President Bush has decided on a "left" agenda as his legacy. History will show that he left the Iraq war to the next president and the budget deficit to future taxpayers. And he has taken a "left" approach on the greatest environmental threat of our time. It will be said that he left global warming to the next generation to solve.
In an April 16 speech, Bush pretended to get serious on addressing climate change and its major cause — rising greenhouse gas emissions — for the first time in his presidency. Forget years of stalling on international treaties, refusing to enforce clean air laws and suppressing scientific facts.
"Today, I'm announcing a new national goal: to stop the growth of U.S. greenhouse gas emissions by 2025," Bush said. That's three or more presidencies removed from his administration before Bush expects actual progress on climate change.
Plus Bush put hurdles in the path of even that modest goal. He rules out mandatory regulations on industry, higher fuel taxes, stiffer trade barriers with polluters or a rejection of coal (the worst polluter). Instead, he puts all of his chips on "new technologies" to reduce carbon emissions.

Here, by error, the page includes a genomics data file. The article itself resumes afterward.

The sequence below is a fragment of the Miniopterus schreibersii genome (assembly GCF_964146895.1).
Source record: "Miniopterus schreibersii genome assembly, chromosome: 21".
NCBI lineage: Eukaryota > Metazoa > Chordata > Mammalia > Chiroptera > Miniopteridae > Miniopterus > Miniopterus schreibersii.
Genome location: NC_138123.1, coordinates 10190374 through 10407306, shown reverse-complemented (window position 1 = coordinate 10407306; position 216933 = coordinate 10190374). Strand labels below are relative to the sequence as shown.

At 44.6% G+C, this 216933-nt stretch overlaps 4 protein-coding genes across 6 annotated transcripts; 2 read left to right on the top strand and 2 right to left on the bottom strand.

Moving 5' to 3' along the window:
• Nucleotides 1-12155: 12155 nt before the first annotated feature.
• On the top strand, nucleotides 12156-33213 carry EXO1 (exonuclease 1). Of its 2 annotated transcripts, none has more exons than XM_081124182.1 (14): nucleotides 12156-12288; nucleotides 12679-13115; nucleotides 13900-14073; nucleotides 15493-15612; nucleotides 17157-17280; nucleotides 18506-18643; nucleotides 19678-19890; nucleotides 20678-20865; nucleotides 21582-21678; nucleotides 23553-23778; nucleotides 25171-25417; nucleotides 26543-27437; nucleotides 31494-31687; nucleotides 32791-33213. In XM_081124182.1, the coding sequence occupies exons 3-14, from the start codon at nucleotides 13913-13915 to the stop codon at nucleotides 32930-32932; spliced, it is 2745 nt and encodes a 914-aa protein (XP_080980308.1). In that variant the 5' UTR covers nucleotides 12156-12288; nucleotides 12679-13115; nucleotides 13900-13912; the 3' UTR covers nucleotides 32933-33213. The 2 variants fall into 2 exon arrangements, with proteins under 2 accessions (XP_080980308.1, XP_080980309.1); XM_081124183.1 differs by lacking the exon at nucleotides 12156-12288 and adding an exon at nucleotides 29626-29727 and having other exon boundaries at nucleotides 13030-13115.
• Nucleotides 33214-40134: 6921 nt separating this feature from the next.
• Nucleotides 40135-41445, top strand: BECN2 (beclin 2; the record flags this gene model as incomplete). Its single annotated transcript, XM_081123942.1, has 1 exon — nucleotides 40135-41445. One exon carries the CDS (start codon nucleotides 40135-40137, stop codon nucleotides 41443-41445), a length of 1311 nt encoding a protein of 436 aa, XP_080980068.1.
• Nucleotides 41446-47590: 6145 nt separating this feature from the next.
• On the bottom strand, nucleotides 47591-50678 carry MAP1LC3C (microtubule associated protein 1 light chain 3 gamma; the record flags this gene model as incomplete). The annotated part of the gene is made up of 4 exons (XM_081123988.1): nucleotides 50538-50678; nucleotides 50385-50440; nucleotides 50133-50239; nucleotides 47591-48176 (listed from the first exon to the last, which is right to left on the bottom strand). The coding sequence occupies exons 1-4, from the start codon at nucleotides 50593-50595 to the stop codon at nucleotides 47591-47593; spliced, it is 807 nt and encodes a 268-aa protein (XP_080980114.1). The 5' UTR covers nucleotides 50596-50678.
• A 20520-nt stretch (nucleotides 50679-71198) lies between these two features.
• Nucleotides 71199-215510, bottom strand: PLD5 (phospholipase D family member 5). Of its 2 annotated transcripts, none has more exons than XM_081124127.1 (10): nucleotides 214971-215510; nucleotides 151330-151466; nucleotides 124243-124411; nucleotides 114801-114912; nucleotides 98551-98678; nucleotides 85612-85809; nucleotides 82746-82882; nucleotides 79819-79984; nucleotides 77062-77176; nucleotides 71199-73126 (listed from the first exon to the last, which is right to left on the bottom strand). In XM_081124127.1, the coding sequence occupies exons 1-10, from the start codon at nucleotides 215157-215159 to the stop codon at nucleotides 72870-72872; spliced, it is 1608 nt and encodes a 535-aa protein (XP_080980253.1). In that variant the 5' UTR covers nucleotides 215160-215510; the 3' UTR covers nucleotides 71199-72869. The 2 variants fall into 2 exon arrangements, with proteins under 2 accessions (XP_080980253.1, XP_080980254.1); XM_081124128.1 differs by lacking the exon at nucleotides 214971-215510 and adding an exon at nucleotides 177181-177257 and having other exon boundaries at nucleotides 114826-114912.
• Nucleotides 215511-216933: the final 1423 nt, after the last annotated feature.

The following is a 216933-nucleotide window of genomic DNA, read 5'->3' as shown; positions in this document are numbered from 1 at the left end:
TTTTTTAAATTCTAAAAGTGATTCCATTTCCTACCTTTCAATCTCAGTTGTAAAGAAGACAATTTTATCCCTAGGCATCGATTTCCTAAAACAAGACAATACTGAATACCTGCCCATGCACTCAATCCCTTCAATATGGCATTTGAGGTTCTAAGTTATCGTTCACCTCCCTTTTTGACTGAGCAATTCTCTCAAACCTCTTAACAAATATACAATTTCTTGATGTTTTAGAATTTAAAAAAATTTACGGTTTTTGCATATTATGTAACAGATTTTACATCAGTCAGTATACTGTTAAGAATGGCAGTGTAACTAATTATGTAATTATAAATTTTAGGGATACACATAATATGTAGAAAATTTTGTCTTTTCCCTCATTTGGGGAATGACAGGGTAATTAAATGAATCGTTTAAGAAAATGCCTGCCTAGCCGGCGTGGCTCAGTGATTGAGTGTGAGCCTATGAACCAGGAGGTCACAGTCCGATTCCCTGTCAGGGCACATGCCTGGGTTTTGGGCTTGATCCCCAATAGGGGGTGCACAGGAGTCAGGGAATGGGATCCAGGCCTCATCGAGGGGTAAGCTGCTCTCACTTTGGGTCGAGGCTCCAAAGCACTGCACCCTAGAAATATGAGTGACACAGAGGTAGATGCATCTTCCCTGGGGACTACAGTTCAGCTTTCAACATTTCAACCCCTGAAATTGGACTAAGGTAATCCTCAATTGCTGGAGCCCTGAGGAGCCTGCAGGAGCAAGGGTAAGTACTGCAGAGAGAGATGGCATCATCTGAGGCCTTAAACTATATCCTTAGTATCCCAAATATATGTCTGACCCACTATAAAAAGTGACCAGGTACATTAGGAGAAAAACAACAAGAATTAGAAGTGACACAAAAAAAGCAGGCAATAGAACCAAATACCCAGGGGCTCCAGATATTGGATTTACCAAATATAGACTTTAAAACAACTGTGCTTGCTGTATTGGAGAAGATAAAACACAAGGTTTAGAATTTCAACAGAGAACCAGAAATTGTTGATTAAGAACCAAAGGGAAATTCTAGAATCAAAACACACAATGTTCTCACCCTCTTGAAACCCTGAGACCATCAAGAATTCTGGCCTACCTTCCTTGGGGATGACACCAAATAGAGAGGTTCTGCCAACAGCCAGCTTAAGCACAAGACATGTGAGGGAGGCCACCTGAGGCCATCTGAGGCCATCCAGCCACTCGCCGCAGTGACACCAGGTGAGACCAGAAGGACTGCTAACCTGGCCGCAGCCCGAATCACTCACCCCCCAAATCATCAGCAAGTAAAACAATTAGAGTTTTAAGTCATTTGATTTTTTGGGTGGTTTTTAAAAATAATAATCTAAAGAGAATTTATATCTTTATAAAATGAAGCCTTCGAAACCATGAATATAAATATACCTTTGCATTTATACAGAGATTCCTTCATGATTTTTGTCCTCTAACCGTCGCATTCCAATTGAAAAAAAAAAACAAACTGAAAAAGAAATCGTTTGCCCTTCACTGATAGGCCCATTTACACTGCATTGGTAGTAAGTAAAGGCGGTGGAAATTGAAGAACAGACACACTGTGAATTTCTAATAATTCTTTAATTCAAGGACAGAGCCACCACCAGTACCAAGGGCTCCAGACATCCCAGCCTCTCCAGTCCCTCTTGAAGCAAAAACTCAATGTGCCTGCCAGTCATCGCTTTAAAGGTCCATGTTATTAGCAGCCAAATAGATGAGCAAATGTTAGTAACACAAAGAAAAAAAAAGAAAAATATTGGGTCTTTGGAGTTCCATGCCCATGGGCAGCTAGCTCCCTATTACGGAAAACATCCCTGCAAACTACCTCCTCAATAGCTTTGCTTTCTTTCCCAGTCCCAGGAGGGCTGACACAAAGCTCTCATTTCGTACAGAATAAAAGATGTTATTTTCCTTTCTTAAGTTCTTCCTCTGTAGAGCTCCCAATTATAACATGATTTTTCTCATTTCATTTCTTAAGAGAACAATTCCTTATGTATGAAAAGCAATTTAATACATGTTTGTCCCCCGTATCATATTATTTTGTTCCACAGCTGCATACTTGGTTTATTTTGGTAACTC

No doubt technology will play a major role in responding to climate change. What Bush rejects is the sense of urgency necessary to spur technological innovation. The nation needs the will to act before it can develop the skill to act.
Bush is out of step with the three candidates for president, who all favor a mandatory cap-and-trade program to reduce greenhouse gas emissions from power plants. Even presumptive Republican nominee John McCain, who echoes Bush on other issues, takes climate change more seriously.
Credible scientists say delaying action until 2025 could be too late. Rising sea levels, a particular threat to Florida, won't wait for Bush's voluntary response. It should be no surprise by now, however, that Bush has no intention of taking serious action.